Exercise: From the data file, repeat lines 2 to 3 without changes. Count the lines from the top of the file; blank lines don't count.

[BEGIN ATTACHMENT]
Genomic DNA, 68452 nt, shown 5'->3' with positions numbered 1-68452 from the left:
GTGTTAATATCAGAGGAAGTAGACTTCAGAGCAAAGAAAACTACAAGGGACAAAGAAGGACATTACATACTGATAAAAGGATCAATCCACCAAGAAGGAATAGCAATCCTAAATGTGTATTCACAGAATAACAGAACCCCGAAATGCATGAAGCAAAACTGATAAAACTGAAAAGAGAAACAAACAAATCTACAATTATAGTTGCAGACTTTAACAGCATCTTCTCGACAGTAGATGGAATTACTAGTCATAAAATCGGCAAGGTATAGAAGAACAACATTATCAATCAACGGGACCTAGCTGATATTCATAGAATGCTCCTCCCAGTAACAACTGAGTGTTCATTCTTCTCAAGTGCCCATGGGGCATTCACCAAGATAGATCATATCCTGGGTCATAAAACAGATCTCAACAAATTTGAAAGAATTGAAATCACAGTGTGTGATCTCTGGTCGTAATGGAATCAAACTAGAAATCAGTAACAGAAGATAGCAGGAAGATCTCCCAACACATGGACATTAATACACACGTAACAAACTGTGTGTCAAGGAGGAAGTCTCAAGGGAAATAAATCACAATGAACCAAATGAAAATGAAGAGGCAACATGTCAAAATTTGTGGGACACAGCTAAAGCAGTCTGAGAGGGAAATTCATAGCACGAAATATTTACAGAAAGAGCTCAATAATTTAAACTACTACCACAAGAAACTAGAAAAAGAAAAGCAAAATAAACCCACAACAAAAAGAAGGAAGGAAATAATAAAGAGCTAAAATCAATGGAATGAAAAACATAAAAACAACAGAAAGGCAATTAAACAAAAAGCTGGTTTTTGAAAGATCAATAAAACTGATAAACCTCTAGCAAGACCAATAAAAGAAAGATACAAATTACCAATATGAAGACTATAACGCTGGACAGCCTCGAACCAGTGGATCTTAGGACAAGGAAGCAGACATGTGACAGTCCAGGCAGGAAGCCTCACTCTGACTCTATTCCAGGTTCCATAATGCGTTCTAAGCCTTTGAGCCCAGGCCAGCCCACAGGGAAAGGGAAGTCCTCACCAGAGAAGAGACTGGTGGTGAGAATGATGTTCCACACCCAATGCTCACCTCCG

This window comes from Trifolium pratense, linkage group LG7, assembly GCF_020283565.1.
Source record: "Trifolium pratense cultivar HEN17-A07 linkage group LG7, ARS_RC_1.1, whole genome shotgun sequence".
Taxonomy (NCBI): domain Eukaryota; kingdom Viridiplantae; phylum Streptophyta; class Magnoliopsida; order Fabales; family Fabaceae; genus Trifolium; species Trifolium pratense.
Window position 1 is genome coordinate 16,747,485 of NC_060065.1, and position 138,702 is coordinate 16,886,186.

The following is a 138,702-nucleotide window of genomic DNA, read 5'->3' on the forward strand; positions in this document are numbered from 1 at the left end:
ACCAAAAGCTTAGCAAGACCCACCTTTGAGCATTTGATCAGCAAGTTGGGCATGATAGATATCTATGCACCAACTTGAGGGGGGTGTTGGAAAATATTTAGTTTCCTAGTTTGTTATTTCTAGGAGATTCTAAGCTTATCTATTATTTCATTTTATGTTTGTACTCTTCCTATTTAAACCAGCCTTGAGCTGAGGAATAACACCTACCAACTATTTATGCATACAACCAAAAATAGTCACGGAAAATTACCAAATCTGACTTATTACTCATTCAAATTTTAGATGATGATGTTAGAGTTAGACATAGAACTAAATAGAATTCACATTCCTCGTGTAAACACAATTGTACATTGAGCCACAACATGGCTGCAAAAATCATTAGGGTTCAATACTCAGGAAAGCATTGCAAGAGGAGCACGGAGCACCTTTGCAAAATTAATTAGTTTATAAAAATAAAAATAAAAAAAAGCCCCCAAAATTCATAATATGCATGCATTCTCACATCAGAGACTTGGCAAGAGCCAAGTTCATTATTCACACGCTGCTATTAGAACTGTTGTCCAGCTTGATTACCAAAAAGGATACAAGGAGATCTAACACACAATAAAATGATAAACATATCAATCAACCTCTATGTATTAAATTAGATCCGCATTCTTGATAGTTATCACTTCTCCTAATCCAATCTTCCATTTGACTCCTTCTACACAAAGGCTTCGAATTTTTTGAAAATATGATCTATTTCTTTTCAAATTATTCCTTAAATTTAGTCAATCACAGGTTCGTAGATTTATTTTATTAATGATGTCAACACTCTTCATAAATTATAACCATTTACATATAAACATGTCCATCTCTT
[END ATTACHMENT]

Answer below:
GTGTTAATATCAGAGGAAGTAGACTTCAGAGCAAAGAAAACTACAAGGGACAAAGAAGGACATTACATACTGATAAAAGGATCAATCCACCAAGAAGGAATAGCAATCCTAAATGTGTATTCACAGAATAACAGAACCCCGAAATGCATGAAGCAAAACTGATAAAACTGAAAAGAGAAACAAACAAATCTACAATTATAGTTGCAGACTTTAACAGCATCTTCTCGACAGTAGATGGAATTACTAGTCATAAAATCGGCAAGGTATAGAAGAACAACATTATCAATCAACGGGACCTAGCTGATATTCATAGAATGCTCCTCCCAGTAACAACTGAGTGTTCATTCTTCTCAAGTGCCCATGGGGCATTCACCAAGATAGATCATATCCTGGGTCATAAAACAGATCTCAACAAATTTGAAAGAATTGAAATCACAGTGTGTGATCTCTGGTCGTAATGGAATCAAACTAGAAATCAGTAACAGAAGATAGCAGGAAGATCTCCCAACACATGGACATTAATACACACGTAACAAACTGTGTGTCAAGGAGGAAGTCTCAAGGGAAATAAATCACAATGAACCAAATGAAAATGAAGAGGCAACATGTCAAAATTTGTGGGACACAGCTAAAGCAGTCTGAGAGGGAAATTCATAGCACGAAATATTTACAGAAAGAGCTCAATAATTTAAACTACTACCACAAGAAACTAGAAAAAGAAAAGCAAAATAAACCCACAACAAAAAGAAGGAAGGAAATAATAAAGAGCTAAAATCAATGGAATGAAAAACATAAAAACAACAGAAAGGCAATTAAACAAAAAGCTGGTTTTTGAAAGATCAATAAAACTGATAAACCTCTAGCAAGACCAATAAAAGAAAGATACAAATTACCAATATGAAGACTATAACGCTGGACAGCCTCGAACCAGTGGATCTTAGGACAAGGAAGCAGACATGTGACAGTCCAGGCAGGAAGCCTCACTCTGACTCTATTCCAGGTTCCATAATGCGTTCTAAGCCTTTGAGCCCAGGCCAGCCCACAGGGAAAGGGAAGTCCTCACCAGAGAAGAGACTGGTGGTGAGAATGATGTTCCACACCCAATGCTCACCTCCG

This window comes from Trifolium pratense, linkage group LG7, assembly GCF_020283565.1.